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Feel The Rhythm: Ole Miss

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Your [HEAD COACH BRET BIELEMA] Approved Companion to the ‘16 Ole Miss Game

NCAA Football: Mississippi at Arkansas Nelson Chenault-USA TODAY Sports

Brought to you once again courtesy of Bob Marley, Tito's Vodka, and the wispy devastation of the tee shirt that never gets printed.

The setup was there. The ultimate redemption story for Ole Miss was there for the taking. 34-30. 4th and 16. Chad Kelly scrambled left, found some room to run, and sent the hearts of more than 73,000 fans inside Razorback Stadium skyward.

And then the ball flew up into the air.

Just as it had on fourth down in 2015. It bounced on the turf. Just as it had in 2015.

And just as in 2015, the final play that mattered came down to a quarterback putting his head down and trying to make a play. Brandon Allen held on to the football and Arkansas won. Chad Kelly could not hold on to the football, and Arkansas won.

Last night wasn't luck. It wasn't fate. It wasn't some curse on Ole Miss. It was the dynamite-laden shoulder of Santos Ramirez and the destruction that he created with it. The Natural State could have saved a lot of time and money this week had they just strapped a football to the Broadway Bridge and sent Santos in on a safety blitz.

In what was perhaps its first game against a good-but-not-great opponent, Arkansas accomplished what was necessary. It wasn't a perfect game, but it had its moments. The last five minutes of the fourth quarter were as electric as I have ever seen Razorback Stadium, and as with any great victory, nobody wanted to leave when it was over, because, Lord, it's hard to be humble. Woo damn pig. Let's talk a little football.

Offensively, Dan Enos called yet another masterpiece, creating weaknesses and then exploiting them. Early success running softened Ole Miss coverage and permitted the first play-action strike to Dominique Reed. Which begat more success rushing. Arkansas was effective rushing outside the tackles, pulling linemen to create running lanes close to the boundary. Then, at the end of the game when it mattered most, Enos inserted smaller, faster Jared Cornelius and sent him inside instead of outside. It was diabolically brilliant.

Simultaneous praise and criticism for the offensive line performance. The run-blocking was tremendous. The outside toss plays with pulling linemen were effective all night, and the big boys more than pulled their weight to create that success. More than that, they generally controlled the line of scrimmage even on interior runs. When the Hogs passed, however... things weren't so great. It looked like they might have tried tighter splits to protect the A Gap, but it was still a sieve, and that just put even more pressure on the tackles. Raulerson and Froholdt have to, have to, have to improve.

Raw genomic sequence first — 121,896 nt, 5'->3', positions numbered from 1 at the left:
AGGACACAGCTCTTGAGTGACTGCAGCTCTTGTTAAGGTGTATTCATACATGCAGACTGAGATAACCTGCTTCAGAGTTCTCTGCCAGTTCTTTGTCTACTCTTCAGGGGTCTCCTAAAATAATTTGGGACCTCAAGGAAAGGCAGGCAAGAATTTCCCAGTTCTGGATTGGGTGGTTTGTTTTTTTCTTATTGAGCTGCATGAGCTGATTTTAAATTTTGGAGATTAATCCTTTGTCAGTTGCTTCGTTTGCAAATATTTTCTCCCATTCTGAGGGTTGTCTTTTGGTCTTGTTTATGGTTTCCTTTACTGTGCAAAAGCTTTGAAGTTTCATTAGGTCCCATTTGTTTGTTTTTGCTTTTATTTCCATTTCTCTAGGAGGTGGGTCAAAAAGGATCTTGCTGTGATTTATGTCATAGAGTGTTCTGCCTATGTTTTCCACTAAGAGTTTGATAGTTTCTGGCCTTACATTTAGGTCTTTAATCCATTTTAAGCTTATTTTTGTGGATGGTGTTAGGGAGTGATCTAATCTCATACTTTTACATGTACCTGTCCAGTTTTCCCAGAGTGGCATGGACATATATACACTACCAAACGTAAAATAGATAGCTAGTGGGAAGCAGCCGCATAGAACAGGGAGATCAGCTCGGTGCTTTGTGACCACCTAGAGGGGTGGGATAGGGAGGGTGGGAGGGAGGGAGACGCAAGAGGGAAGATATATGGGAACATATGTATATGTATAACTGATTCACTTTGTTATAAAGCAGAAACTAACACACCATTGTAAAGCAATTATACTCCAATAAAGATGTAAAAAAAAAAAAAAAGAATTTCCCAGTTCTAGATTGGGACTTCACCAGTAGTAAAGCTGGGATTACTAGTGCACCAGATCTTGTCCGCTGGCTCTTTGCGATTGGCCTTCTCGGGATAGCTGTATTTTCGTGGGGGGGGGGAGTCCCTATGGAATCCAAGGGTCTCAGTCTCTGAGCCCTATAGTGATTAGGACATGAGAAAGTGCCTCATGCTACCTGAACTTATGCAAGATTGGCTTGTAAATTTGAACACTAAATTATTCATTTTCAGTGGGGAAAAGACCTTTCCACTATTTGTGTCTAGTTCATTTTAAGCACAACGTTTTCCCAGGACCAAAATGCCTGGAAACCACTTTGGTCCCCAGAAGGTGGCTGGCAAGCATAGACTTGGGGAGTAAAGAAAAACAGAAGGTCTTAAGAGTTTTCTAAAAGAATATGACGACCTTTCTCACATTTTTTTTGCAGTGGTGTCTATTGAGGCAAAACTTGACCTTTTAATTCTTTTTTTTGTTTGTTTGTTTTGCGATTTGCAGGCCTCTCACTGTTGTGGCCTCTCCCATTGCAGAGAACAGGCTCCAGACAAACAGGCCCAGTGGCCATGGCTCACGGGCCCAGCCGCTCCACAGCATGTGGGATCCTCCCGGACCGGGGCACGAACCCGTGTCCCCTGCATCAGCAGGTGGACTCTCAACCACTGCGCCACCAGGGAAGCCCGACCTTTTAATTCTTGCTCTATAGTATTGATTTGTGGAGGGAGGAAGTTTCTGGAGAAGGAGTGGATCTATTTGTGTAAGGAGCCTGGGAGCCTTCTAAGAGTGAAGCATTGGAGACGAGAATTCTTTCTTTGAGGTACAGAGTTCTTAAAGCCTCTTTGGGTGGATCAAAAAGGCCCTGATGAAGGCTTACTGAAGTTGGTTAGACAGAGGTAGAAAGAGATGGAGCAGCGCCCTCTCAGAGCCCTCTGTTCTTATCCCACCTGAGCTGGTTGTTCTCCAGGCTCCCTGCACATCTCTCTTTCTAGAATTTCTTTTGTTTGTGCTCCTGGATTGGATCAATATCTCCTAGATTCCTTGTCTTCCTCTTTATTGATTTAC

How good were the Razorbacks skill players last night? Rawleigh Williams and Devwah Whaley provided 245 yards of tough, consistent rushing with zero fumbles. Eight different Razorbacks caught passes from Austin Allen, seven of which had a reception of longer than ten yards. Keon Hatcher and Drew Morgan and Jared Cornelius are gritty guys that bring it every single week. They aren't the flashiest, but by God, I believe in them when things get hairy. They saved Arkansas time and again last night. Morgan's touchdown catch and Hatcher's fourth down grab were both huge. What else? Oh yeah, first year starter Austin Allen is the best quarterback in the Southeastern Conference.

On the other side of the ball, Arkansas played one of the better offenses in the country without their leading tackler, and they held them to 30 points and created two turnovers in the process. It wasn't dominant, but it was game-winning, and that's what matters. The defensive backfield more than held its own against a deep and talented Ole Miss receiving corps. Ryan Pulley played a whale of a game, as did Jared Collins and Josh Liddell. This group has a knack for effectively face guarding deep passes that is much less prone to disaster than I've watched from past Razorback secondaries. The defensive line and linebackers did an effective job of clamping down on the Rebel rushing game and applying pressure on Chad Kelly when the opportunity presented itself.

The problem I have with the defense is not with skill or ability. Time and time again, we have seen confusion or a lapse in focus or bad alignment lead to second chances or big plays from opposing offenses. The defense has been bad statistically this year, but I'm not sure they are a bad defense. Maybe last night was the first step toward Robb Smith fixing his unit between the ears, and maybe, if we're lucky, that's all it needs.

So now Arkansas sits at 5-2 (1-2) and will ride a surge of momentum and confidence into Auburn next week. Another top flight defensive line will harass Austin Allen, but the Arkansas defense has theoretically traversed through the worst of its briar patch. Not to say that things will be easy, but they should be easier, if only a little. Let's hope the Razorbacks can capitalize. It's all right there for them.

I'll see y'all next week.

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Trent Wooldridge will be that guy with enough bourbon. He loves the S-E-C chant and honks because he hates Texas. He puts honey on his pizza, demands aisle seats, and sees quitting golf as more of a hobby than actually playing golf. Follow @twooldridge and track his quest to transform his six-year-old into a southpaw ace in the bigs.